An introduction to the main asset classes for ETF investors

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Stock markets make all the headlines, but equities are not the only asset class – and ETFs enable you to construct a diversified portfolio of different kinds of assets more cheaply and easily than ever.

An introduction to the main asset classes for ETF investors When most people hear the word "investing" they immediately think of shares – or equities, to give them their fancier name.
But shares are just one of several asset classes that you should consider holding in your portfolio.
An asset class is a grouping of securities or investments that have similar characteristics and tend to behave the same way in different market or economic conditions.
Because of the differing characteristics of the various asset classes, when one is struggling, another may be delivering superior returns.
Ideally, the poor returns from one asset class over some particular period of time may be more than offset by gains from a different one.
By holding different asset classes in a portfolio, an investor can therefore aim to generate an acceptable overall return, with reduced volatility on the total money they have invested.


The main asset classes

There are five major asset classes to consider when building your ETF portfolio:
Cash – Familiar to everyone, cash is the most liquid asset, and the safest since it does not fluctuate with market pricing. However the returns are typically low for this reason, and may be negligible once inflation is taken into account.
Bonds – Bonds are loans made by investors in return for a fixed income stream over a specific period of time, and also the promise of getting your initial cash back at the end of the period. Once issued, bonds are freely traded, which means their day-to-day prices fluctuate.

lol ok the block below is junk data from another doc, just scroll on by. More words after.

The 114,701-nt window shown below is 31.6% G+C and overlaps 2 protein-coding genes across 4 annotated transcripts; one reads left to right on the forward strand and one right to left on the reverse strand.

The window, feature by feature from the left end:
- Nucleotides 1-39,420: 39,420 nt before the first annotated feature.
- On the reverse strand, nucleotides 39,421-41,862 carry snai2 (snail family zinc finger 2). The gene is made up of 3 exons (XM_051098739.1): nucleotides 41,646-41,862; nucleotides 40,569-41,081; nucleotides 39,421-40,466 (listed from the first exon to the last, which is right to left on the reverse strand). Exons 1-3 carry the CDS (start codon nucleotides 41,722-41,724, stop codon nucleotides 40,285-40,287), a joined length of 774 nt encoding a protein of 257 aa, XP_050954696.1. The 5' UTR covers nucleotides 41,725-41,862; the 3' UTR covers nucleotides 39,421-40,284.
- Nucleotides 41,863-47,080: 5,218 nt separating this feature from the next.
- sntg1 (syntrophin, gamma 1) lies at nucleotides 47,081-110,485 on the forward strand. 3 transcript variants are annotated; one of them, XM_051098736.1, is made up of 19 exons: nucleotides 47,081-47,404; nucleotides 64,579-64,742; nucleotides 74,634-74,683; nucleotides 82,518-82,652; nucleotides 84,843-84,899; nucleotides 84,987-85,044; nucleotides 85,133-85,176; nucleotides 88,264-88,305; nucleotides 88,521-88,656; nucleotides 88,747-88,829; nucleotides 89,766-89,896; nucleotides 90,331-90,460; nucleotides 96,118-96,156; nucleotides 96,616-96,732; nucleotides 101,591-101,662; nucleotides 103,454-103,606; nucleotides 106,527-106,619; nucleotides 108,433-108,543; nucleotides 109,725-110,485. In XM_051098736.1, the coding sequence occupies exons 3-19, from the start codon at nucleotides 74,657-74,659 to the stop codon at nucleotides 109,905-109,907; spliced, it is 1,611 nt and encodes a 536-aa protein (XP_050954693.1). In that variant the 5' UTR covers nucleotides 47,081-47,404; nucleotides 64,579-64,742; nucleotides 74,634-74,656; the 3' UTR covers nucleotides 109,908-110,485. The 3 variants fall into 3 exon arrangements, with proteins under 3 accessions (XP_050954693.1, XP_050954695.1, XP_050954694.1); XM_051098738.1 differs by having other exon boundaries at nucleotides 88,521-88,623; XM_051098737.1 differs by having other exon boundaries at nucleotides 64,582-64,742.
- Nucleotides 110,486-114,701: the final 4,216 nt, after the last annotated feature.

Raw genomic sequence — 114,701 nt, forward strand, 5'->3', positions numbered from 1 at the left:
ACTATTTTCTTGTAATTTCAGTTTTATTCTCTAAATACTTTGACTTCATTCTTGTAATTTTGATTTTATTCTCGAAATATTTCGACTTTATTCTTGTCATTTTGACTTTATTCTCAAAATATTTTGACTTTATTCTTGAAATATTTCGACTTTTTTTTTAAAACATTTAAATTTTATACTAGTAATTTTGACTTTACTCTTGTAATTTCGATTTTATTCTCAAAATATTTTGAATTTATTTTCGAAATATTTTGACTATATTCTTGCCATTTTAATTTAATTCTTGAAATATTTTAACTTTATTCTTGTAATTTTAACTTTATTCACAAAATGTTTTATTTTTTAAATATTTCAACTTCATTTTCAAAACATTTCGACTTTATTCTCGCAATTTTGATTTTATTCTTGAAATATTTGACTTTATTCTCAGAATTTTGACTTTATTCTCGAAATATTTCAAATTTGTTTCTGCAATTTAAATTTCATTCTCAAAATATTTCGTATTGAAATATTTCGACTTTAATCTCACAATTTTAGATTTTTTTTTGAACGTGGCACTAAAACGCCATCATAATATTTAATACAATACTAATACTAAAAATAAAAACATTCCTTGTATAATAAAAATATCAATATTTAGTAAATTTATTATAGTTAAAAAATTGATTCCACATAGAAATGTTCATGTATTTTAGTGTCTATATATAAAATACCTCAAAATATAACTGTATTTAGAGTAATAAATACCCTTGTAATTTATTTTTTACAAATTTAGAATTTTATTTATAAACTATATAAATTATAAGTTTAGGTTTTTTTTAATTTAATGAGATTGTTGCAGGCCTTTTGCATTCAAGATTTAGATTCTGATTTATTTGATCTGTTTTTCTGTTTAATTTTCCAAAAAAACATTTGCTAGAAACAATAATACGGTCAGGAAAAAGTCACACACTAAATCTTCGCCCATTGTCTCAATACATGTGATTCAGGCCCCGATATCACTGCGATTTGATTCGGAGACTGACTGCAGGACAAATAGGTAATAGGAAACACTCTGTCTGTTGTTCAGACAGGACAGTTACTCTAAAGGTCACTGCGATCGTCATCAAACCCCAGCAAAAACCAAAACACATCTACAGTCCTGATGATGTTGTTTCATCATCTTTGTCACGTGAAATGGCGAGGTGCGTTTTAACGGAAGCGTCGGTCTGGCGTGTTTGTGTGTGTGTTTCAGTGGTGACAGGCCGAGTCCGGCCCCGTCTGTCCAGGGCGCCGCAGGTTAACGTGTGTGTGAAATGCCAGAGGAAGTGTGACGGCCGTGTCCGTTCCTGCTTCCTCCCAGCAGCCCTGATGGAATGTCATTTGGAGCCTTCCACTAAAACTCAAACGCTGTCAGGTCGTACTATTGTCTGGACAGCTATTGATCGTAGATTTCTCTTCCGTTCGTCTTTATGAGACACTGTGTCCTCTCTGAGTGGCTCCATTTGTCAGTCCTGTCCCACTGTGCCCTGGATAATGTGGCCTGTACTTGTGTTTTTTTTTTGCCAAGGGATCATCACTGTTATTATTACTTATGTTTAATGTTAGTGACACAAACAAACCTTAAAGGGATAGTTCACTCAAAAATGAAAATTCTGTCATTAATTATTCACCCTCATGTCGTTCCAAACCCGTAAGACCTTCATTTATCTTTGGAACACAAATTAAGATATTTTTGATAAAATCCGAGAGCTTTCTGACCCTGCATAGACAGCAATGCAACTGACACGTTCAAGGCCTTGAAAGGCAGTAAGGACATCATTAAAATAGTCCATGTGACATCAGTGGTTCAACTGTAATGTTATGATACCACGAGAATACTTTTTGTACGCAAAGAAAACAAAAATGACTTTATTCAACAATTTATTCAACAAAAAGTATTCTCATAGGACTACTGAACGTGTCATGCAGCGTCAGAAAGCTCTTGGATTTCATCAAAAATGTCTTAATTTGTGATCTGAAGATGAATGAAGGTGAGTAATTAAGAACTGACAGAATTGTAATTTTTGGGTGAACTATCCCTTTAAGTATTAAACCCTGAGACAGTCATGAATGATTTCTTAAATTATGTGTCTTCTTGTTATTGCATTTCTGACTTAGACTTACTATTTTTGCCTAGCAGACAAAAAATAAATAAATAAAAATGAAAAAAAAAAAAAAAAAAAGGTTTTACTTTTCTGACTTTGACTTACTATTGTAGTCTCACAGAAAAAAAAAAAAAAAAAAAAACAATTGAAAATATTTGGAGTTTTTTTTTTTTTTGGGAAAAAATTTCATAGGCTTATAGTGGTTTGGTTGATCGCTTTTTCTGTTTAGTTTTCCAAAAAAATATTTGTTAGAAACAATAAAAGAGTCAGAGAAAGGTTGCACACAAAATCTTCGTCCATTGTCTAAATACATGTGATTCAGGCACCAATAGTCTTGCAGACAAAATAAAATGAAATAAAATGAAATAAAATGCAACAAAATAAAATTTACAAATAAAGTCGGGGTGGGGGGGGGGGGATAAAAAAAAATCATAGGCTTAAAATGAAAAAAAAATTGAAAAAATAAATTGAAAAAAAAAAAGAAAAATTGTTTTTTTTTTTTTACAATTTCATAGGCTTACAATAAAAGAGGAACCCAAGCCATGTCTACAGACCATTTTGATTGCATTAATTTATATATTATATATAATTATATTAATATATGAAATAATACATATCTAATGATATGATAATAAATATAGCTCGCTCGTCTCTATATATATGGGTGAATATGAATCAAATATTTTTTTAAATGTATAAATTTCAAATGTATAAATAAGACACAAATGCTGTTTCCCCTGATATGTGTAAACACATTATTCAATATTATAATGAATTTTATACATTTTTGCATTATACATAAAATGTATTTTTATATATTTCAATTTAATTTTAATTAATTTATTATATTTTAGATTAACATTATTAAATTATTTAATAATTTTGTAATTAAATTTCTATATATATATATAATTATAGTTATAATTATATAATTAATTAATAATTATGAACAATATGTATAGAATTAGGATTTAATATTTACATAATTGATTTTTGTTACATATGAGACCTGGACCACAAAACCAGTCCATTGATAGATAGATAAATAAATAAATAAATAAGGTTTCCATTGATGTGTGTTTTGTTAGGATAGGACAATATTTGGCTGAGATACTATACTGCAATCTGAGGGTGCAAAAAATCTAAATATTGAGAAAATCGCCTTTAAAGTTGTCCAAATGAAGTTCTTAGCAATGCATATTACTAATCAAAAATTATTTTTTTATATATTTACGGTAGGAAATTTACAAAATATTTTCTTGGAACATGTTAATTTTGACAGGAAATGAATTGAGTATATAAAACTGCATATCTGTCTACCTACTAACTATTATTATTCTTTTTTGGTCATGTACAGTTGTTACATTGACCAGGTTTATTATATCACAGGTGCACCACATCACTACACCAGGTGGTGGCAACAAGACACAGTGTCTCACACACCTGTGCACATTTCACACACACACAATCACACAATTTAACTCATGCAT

Property – Commercial property (also known as real estate) such as offices and factories, where an investor gets an income stream derived from rent, plus capital gains as building and land becomes more valuable. (With ETFs you invest in collections of listed property companies, rather than directly into property).
Equities – Traded shares of stock market listed companies. Shares can deliver an income stream (via dividends) but unlike with bonds this is paid at the discretion of management. Investors also look for capital gains as companies (hopefully!) become more valuable over time. Over the long-term, equities in developed markets such as the UK and US have delivered the best returns, but at the cost of greater volatility – and the occasional stock market crash.
Commodities – Commodities are bulk goods such as gold, oil, and corn. In general, they are traded on their future prices and offered in ETFs as mixed baskets. Precious metals, as an exception, may also be bought at spot price through Exchange Traded Commodities (ETCs). In a multi asset portfolio, commodities generally are used to increase diversification and therewith lower risk. In addition, ETFs that offer commodity exposure are very popular with short-term traders taking a view on the markets.


Divide and conquer

These major asset classes can be broken down into further sub-categories.
For example:
  • Bonds can be divided into government bonds and corporate bonds.
  • Equities can be divided by country, by sector, by size, or in many other different ways.
And so on.
These subdivisions have their own characteristics of risk and reward, and may respond differently to others in the same asset class over the economic cycle.


An ETF for every asset class

ETFs are an excellent way to get exposure to these asset classes quickly and cost-effectively.
The table below shows the wide range of ETFs available, which covers all the main asset classes and many sub-categories.
You can find the right ETF for you using the search tools at justETF, and then simply buy via your broker.
Asset Class Number of ETFs Total AUM in m GBP
Equity 1143 660,343
Bonds 432 178,162
Commodities 25 6,963
Real Estate 26 7,171
Money Market 10 1,694
Total 1636 854,334
Source:; As of 28.09.21

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